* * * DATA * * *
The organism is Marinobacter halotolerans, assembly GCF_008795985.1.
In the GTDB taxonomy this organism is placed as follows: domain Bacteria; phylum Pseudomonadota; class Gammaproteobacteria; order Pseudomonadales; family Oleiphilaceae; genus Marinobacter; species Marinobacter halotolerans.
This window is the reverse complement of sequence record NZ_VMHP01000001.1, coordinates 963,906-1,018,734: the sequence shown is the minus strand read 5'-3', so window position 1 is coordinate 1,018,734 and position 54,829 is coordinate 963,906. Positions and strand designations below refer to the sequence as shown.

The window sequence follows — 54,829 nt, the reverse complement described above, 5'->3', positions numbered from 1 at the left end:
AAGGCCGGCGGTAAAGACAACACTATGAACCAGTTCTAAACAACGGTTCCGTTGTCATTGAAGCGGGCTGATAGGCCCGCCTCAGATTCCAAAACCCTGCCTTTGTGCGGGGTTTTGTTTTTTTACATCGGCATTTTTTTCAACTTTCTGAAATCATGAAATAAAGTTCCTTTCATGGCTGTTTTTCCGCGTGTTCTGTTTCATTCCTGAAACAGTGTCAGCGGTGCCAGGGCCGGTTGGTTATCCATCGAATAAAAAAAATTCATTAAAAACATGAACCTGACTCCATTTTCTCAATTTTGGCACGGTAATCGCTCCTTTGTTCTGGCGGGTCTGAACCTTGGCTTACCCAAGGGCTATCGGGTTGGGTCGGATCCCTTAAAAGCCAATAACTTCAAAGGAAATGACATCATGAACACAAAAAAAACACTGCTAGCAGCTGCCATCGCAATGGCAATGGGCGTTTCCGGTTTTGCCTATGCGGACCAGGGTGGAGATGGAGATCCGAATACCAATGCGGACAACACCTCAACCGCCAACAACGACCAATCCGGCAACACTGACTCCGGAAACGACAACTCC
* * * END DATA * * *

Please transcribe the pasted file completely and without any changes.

The organism is Marinobacter halotolerans, assembly GCF_008795985.1.
In the GTDB taxonomy this organism is placed as follows: domain Bacteria; phylum Pseudomonadota; class Gammaproteobacteria; order Pseudomonadales; family Oleiphilaceae; genus Marinobacter; species Marinobacter halotolerans.
This window is the reverse complement of sequence record NZ_VMHP01000001.1, coordinates 963,906-1,018,734: the sequence shown is the minus strand read 5'-3', so window position 1 is coordinate 1,018,734 and position 54,829 is coordinate 963,906. Positions and strand designations below refer to the sequence as shown.

The window sequence follows — 54,829 nt, the reverse complement described above, 5'->3', positions numbered from 1 at the left end:
AAGGCCGGCGGTAAAGACAACACTATGAACCAGTTCTAAACAACGGTTCCGTTGTCATTGAAGCGGGCTGATAGGCCCGCCTCAGATTCCAAAACCCTGCCTTTGTGCGGGGTTTTGTTTTTTTACATCGGCATTTTTTTCAACTTTCTGAAATCATGAAATAAAGTTCCTTTCATGGCTGTTTTTCCGCGTGTTCTGTTTCATTCCTGAAACAGTGTCAGCGGTGCCAGGGCCGGTTGGTTATCCATCGAATAAAAAAAATTCATTAAAAACATGAACCTGACTCCATTTTCTCAATTTTGGCACGGTAATCGCTCCTTTGTTCTGGCGGGTCTGAACCTTGGCTTACCCAAGGGCTATCGGGTTGGGTCGGATCCCTTAAAAGCCAATAACTTCAAAGGAAATGACATCATGAACACAAAAAAAACACTGCTAGCAGCTGCCATCGCAATGGCAATGGGCGTTTCCGGTTTTGCCTATGCGGACCAGGGTGGAGATGGAGATCCGAATACCAATGCGGACAACACCTCAACCGCCAACAACGACCAATCCGGCAACACTGACTCCGGAAACGACAACTCC